ETHNONYMS: Tagore, Takara, Takur, Taskara, Thakara, Thakkar, Thakkura, Thakoor

The most contemporary of the remaining group of Thakurs can be found in at least the five districts of Pune, Ahmadnagar, Nashik, Thane, and Greater Bombay, in the state of Maharashtra. However, different people in different states of India are denoted by the term "Thakur." Coming from the Sanskrit thakkura, meaning "idol, deity," it has been used as a title of respect, especially for Rajput nobles. Even in Bengal the word "Tagore" is used as the name of a distinguished family of Brahman literary and artistic figures. But in other places thakur is the honorific designation of a barber. According to the Marathi Encyclopedia, this name refers to the people who are mainly in Gujarat, Maharashtra, Punjab, and Kashmir. They can be found among the ranks of Muslims, Hindus, Sikhs, and even Buddhists. In Bernard Cohn's study of Madhopur, the Thakurs are reported to have held predominant economic and political power there since the conquest of the village and the region by their ancestors in the sixteenth century. The Thakurs of today trace their ancestry to Ganesh Rai, who succeeded in conquering a tract around Madhopur that is now called Dobhi Taluka.

There seem to be two schools of thought on dress among the two separate groups of Thakurs (Ka and Ma). The Ka women normally do not wear a bodice with their saris, so they leave their breasts bare. Unlike the Ka, the Ma women wear bodices, but they too until a few years ago used to leave their breasts bare. After marriage, Ka women leave their left buttock uncovered as it is supposed to belong to the father's family.

The staple foods of the uplands are the millets, vari (Panicum sumatrense ) and nagali (Eleusine coracana ). Those who live at the foot of the mountains cultivate rented paddy lands, but most are unsuccessful at producing enough to exist on. Meat and fish when available are eaten, and sometimes wild onions are eaten for weeks at a time. The unavailability of required nourishment encourages nomadic tendencies. Milk is avoided by many Thakurs, as they say it makes them bilious. Exceptions are during monsoons, when they eat a delicacy called kharvas which is prepared from new milk. Meals are eaten three times a day—breakfast, lunch, and dinner. Breakfast and lunch consist of bread with some complement, and for dinner rice, normally unpolished, and dal are cooked; men and women eat apart.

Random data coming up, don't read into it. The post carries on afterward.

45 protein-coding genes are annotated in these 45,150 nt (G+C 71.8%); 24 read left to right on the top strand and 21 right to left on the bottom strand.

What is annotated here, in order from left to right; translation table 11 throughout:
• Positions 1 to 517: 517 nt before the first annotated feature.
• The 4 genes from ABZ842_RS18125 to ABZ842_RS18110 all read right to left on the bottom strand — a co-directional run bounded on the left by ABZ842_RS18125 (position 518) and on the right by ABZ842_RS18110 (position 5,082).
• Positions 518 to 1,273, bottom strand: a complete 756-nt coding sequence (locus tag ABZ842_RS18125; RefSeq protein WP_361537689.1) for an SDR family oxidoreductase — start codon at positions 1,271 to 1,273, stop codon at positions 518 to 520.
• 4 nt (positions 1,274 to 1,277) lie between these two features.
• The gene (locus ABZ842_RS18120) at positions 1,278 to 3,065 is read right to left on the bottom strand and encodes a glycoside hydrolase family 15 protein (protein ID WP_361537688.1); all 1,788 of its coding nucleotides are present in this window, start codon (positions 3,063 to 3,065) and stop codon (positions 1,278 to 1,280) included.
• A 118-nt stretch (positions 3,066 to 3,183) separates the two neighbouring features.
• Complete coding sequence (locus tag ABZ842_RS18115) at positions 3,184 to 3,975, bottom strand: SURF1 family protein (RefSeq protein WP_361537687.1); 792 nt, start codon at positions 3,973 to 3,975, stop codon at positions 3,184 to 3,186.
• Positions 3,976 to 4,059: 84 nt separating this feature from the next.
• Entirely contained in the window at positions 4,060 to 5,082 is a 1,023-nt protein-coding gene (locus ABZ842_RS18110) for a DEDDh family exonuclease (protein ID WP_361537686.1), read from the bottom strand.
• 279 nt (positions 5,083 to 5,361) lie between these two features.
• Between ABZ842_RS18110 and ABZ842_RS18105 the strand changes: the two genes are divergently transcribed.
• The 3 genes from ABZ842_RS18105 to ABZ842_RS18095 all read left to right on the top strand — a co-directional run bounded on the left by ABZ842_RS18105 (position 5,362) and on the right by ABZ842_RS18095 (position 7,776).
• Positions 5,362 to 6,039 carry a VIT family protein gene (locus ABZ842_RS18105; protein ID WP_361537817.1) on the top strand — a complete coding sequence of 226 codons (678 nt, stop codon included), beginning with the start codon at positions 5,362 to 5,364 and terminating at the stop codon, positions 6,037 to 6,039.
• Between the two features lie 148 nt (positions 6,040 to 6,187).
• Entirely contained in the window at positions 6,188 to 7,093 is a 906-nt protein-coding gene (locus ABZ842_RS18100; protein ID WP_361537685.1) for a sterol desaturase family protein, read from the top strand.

The Hindu Thakur have assumed the religious views of life current in Hindu philosophy. Their folklore reveals glimpses into Vedantic philosophy and reflects the fatalistic passivism of the Indian way of life. In their dancing songs, prayers are offered to Shankar, Parvati, and other deities of the Hindu pantheon. The attitude toward such deities ( deva ) is one of fear and dread. Among them names such as Bhavani, Kanhoba, and Khanderav are worshiped by the more advanced classes. Others are Vaghya, thought to represent the tiger, and Thrava, who represents the peacock, while Munja and Vetal come from the spirit world. The Thakur deities are often housed in trees and worshiped according to the resources available to worshipers.

Not all Thakur are landlords; some are extremely poor and dwell in the jungles with little to eat. Thakur family Structure usually consists of a man, who represents the head of the family, his wife, and their children. Married sons have the option of staying on with their father or making a new and separate home, while daughters are expected to live with their husbands. The Thakur have been slowly reshaping their Family structures: in modern times the family ties have grown looser, and the importance of clan and village has declined. A lessened respect for the father's position is more common now, as are the tendencies to move away from formality, to allow more freedom between husband and wife, and to create smaller household units. The Thakur wife is coming out of seclusion, under the influence of the urban, Westernized Family. This liberalization takes place in areas such as caste observance, religion, food habits, and many other aspects of social life.


Chapekar, L. N. (1960). Thakurs of the Sahyadri. London: Oxford University Press.

Cohn, Bernard S. (1955). "Social Status of a Depressed Caste". In Village India, edited by McKim Marriot, 53-77. Chicago: University of Chicago Press.

Lewis, Oscar (1958). Village Life in Northern India. Urbana: University of Illinois Press.


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Jan 12, 2011 @ 10:10 am
Nice, to read i am also a thakur and every body call us thakur saab

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